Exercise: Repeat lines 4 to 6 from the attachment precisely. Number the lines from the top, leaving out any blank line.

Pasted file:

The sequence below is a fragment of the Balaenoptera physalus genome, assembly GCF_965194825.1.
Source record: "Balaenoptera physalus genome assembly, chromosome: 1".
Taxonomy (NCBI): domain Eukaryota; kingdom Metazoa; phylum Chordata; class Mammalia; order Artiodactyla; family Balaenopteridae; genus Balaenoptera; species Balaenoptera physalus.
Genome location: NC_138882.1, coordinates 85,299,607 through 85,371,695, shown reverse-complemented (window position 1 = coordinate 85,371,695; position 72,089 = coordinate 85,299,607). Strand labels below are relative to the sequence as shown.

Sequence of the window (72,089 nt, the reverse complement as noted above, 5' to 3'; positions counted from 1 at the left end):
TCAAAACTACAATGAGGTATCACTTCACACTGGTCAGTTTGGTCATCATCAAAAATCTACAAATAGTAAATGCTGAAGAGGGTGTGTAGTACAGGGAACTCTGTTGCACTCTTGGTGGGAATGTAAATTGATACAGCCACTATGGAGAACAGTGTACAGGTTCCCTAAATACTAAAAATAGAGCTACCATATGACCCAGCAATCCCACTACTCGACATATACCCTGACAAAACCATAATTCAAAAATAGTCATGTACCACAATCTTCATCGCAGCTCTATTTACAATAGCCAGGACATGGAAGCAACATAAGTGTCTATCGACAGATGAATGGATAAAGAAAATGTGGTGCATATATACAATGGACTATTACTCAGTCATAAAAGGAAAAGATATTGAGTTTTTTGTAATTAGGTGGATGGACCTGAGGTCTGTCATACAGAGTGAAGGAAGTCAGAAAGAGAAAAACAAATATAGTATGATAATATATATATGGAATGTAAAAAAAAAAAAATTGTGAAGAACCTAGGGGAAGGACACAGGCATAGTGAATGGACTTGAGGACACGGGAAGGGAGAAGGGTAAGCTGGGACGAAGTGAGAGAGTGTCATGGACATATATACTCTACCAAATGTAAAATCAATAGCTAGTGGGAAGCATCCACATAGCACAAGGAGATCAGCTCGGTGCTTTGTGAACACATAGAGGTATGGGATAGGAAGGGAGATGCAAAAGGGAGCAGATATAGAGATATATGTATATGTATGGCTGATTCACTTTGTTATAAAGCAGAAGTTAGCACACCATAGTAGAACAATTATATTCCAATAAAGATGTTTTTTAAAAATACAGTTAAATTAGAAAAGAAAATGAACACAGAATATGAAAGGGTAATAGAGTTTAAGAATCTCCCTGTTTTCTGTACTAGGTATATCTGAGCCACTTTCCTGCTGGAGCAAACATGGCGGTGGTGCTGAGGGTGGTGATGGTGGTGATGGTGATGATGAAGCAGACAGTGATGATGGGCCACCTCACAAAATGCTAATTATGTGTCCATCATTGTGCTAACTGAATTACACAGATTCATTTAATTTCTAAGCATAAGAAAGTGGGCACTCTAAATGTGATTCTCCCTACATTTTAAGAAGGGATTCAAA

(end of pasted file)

Genome location: NC_138882.1, coordinates 85,299,607 through 85,371,695, shown reverse-complemented (window position 1 = coordinate 85,371,695; position 72,089 = coordinate 85,299,607). Strand labels below are relative to the sequence as shown.

Sequence of the window (72,089 nt, the reverse complement as noted above, 5' to 3'; positions counted from 1 at the left end):
TCAAAACTACAATGAGGTATCACTTCACACTGGTCAGTTTGGTCATCATCAAAAATCTACAAATAGTAAATGCTGAAGAGGGTGTGTAGTACAGGGAACTCTGTTGCACTCTTGGTGGGAATGTAAATTGATACAGCCACTATGGAGAACAGTGTACAGGTTCCCTAAATACTAAAAATAGAGCTACCATATGACCCAGCAATCCCACTACTCGACATATACCCTGACAAAACCATAATTCAAAAATAGTCATGTACCACAATCTTCATCGCAGCTCTATTTACAATAGCCAGGACATGGAAGCAACATAAGTGTCTATCGACAGATGAATGGATAAAGAAAATGTGGTGCATATATACAATGGACTATTACTCAGTCATAAAAGGAAAAGATATTGAGTTTTTTGTAATTAGGTGGATGGACCTGAGGTCTGTCATACAGAGTGAAGGAAGTCAGAAAGAGAAAAACAAATATAGTATGATAATATATATATGGAATGTAAAAAAAAAAAAATTGTGAAGAACCTAGGGGAAGGACACAGGCATAGTGAATGGACTTGAGGACACGGGAAGGGAGAAGGGTAAGCTGGGACGAAGTGAGAGAGTGTCATGGACATATATACTCTACCAAATGTAAAATCAATAGCTAGTGGGAAGCATCCACATAGCACAAGGAGATCAGCTCGGTGCTTTGTGAACACATAGAGGTATGGGATAGGAAGGGAGATGCAAAAGGGAGCAGATATAGAGATATATGTATATGTATGGCTGATTCACTTTGTTATAAAGCAGAAGTTAGCACACCATAGTAGAACAATTATATTCCAATAAAGATGTTTTTTAAAAATACAGTTAAATTAGAAAAGAAAATGAACACAGAATATGAAAGGGTAATAGAGTTTAAGAATCTCCCTGTTTTCTGTACTAGGTATATCTGAGCCACTTTCCTGCTGGAGCAAACATGGCGGTGGTGCTGAGGGTGGTGATGGTGGTGATGGTGATGATGAAGCAGACAGTGATGATGGGCCACCTCACAAAATGCTAATTATGTGTCCATCATTGTGCTAACTGAATTACACAGATTCATTTAATTTCTAAGCATAAGAAAGTGGGCACTCTAAATGTGATTCTCCCTACATTTTAAGAAGGGATTCAAA